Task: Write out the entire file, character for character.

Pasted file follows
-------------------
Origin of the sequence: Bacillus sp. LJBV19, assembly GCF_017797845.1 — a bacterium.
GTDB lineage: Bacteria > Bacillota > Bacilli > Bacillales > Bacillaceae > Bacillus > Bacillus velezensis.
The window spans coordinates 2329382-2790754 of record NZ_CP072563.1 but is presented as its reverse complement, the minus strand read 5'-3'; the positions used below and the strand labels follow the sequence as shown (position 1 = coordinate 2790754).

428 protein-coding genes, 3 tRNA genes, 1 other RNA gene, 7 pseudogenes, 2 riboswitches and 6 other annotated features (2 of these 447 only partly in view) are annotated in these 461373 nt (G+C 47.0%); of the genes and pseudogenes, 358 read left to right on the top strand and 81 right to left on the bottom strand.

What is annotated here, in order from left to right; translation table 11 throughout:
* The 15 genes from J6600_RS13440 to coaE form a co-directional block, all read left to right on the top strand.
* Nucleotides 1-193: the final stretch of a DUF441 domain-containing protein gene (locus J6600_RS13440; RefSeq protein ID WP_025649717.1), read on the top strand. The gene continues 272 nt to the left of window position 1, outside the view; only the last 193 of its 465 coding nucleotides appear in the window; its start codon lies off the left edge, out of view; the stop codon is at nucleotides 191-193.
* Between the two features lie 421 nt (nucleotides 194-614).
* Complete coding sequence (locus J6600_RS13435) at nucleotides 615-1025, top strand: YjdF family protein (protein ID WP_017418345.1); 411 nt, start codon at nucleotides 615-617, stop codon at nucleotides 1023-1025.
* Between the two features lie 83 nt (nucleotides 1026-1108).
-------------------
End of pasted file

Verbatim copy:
Origin of the sequence: Bacillus sp. LJBV19, assembly GCF_017797845.1 — a bacterium.
GTDB lineage: Bacteria > Bacillota > Bacilli > Bacillales > Bacillaceae > Bacillus > Bacillus velezensis.
The window spans coordinates 2329382-2790754 of record NZ_CP072563.1 but is presented as its reverse complement, the minus strand read 5'-3'; the positions used below and the strand labels follow the sequence as shown (position 1 = coordinate 2790754).

428 protein-coding genes, 3 tRNA genes, 1 other RNA gene, 7 pseudogenes, 2 riboswitches and 6 other annotated features (2 of these 447 only partly in view) are annotated in these 461373 nt (G+C 47.0%); of the genes and pseudogenes, 358 read left to right on the top strand and 81 right to left on the bottom strand.

What is annotated here, in order from left to right; translation table 11 throughout:
* The 15 genes from J6600_RS13440 to coaE form a co-directional block, all read left to right on the top strand.
* Nucleotides 1-193: the final stretch of a DUF441 domain-containing protein gene (locus J6600_RS13440; RefSeq protein ID WP_025649717.1), read on the top strand. The gene continues 272 nt to the left of window position 1, outside the view; only the last 193 of its 465 coding nucleotides appear in the window; its start codon lies off the left edge, out of view; the stop codon is at nucleotides 191-193.
* Between the two features lie 421 nt (nucleotides 194-614).
* Complete coding sequence (locus J6600_RS13435) at nucleotides 615-1025, top strand: YjdF family protein (protein ID WP_017418345.1); 411 nt, start codon at nucleotides 615-617, stop codon at nucleotides 1023-1025.
* Between the two features lie 83 nt (nucleotides 1026-1108).